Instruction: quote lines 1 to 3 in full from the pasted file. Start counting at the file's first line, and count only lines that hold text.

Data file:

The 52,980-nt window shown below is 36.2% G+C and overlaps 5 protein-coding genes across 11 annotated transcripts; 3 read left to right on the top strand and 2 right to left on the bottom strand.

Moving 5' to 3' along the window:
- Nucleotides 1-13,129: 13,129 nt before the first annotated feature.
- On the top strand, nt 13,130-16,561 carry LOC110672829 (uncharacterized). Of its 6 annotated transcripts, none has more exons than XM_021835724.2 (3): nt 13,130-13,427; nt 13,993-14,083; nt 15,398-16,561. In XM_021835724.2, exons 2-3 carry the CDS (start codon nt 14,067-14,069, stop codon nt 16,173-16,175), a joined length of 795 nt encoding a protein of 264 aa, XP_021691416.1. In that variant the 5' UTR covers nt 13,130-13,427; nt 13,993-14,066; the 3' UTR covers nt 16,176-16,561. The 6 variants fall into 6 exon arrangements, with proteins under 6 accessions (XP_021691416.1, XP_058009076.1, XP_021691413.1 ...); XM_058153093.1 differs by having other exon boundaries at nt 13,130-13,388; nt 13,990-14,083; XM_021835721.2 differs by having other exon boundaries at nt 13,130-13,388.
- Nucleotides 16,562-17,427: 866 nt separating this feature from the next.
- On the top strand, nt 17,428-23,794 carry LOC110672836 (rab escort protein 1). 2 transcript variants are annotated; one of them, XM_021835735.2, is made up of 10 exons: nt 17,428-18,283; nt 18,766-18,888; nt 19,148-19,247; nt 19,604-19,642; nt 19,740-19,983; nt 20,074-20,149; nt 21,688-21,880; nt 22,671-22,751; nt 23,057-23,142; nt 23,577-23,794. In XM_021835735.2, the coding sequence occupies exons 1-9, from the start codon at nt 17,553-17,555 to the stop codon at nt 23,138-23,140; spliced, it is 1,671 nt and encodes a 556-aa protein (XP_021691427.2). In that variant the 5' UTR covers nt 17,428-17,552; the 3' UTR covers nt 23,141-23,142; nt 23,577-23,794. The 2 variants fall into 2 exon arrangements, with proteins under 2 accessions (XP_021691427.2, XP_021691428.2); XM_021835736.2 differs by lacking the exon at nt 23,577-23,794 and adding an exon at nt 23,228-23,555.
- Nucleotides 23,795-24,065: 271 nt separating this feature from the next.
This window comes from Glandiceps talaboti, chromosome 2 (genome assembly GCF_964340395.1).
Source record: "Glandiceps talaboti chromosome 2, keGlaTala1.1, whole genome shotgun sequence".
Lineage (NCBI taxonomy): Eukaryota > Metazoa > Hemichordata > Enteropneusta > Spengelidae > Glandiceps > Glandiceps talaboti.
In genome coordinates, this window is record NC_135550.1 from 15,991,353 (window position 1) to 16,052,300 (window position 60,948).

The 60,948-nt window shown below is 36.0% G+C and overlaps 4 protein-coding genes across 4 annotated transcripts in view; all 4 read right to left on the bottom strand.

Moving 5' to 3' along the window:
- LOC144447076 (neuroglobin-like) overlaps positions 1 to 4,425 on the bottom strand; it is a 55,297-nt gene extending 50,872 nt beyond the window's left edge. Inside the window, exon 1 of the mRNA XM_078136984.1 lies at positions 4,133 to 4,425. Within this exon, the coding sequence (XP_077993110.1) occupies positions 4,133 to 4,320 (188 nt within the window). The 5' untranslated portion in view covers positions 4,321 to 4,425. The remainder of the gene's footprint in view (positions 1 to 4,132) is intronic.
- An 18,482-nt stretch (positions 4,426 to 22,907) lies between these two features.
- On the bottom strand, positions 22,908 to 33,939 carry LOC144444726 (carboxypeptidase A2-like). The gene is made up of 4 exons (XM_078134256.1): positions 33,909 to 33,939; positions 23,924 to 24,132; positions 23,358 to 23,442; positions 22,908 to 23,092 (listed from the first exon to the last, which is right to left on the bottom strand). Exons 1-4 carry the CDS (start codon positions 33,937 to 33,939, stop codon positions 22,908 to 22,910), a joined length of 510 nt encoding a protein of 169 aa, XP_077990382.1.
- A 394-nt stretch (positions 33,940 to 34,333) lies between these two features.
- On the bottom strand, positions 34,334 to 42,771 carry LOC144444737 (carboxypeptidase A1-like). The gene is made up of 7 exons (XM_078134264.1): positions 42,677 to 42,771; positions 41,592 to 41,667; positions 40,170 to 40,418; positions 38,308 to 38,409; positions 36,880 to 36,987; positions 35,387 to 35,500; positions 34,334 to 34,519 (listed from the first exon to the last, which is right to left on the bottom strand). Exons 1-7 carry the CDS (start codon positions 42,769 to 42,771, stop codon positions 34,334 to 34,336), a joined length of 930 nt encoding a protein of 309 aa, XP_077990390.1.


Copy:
The 52,980-nt window shown below is 36.2% G+C and overlaps 5 protein-coding genes across 11 annotated transcripts; 3 read left to right on the top strand and 2 right to left on the bottom strand.

Moving 5' to 3' along the window:
- Nucleotides 1-13,129: 13,129 nt before the first annotated feature.